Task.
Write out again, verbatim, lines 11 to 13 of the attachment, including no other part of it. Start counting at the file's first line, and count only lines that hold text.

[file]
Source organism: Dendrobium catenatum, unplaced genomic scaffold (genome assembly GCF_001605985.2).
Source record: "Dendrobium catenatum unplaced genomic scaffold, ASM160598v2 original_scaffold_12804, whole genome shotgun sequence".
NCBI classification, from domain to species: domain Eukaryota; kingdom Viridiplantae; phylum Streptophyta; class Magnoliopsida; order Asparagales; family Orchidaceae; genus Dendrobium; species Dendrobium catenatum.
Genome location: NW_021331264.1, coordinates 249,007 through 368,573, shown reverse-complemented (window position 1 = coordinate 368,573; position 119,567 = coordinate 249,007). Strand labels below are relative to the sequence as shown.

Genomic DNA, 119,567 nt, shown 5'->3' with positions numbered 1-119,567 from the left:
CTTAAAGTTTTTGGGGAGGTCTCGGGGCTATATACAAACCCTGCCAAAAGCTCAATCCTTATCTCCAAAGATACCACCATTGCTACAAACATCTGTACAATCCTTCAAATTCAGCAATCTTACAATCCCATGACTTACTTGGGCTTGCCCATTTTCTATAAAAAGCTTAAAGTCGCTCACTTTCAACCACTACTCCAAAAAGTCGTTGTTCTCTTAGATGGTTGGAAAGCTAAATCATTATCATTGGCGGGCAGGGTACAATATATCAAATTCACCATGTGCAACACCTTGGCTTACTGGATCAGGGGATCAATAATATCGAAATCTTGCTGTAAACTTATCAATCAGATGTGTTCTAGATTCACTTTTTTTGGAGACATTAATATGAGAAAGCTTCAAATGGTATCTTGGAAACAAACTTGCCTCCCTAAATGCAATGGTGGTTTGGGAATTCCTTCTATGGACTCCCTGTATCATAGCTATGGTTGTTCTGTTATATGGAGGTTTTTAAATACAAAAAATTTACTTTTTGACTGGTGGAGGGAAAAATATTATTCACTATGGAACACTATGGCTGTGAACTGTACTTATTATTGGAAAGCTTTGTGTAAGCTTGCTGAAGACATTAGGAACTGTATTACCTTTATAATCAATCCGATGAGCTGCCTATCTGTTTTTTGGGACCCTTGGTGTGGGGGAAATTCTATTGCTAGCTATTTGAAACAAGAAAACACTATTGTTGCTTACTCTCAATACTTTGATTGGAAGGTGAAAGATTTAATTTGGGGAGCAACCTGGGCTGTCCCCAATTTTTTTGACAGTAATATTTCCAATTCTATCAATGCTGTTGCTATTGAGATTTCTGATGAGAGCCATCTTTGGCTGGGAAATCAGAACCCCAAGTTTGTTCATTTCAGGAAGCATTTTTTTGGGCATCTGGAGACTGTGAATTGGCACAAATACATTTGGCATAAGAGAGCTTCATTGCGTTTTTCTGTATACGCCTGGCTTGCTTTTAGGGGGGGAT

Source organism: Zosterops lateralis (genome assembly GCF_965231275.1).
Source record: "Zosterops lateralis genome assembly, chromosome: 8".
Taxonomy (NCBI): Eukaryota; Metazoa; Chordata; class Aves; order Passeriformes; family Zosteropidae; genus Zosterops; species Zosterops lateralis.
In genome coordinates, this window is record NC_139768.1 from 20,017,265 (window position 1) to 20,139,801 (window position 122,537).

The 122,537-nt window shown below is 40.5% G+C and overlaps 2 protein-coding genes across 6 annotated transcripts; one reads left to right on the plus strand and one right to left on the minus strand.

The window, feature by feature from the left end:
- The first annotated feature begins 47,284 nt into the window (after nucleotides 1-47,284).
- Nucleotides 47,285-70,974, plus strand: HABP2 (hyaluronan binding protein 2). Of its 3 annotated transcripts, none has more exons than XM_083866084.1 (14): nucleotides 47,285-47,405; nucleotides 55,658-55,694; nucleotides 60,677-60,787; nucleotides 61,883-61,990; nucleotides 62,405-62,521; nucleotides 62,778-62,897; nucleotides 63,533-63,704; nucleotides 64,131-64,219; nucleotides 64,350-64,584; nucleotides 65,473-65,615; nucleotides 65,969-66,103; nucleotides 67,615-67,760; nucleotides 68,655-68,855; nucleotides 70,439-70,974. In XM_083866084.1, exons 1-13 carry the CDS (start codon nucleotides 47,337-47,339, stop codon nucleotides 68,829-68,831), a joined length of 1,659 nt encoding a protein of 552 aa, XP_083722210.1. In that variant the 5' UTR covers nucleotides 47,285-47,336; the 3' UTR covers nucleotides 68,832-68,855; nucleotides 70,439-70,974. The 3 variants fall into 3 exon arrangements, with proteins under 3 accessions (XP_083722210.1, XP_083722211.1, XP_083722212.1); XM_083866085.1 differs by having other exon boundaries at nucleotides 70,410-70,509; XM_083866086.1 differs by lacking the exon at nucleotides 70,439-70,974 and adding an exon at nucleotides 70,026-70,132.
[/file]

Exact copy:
The 122,537-nt window shown below is 40.5% G+C and overlaps 2 protein-coding genes across 6 annotated transcripts; one reads left to right on the plus strand and one right to left on the minus strand.

The window, feature by feature from the left end:
- The first annotated feature begins 47,284 nt into the window (after nucleotides 1-47,284).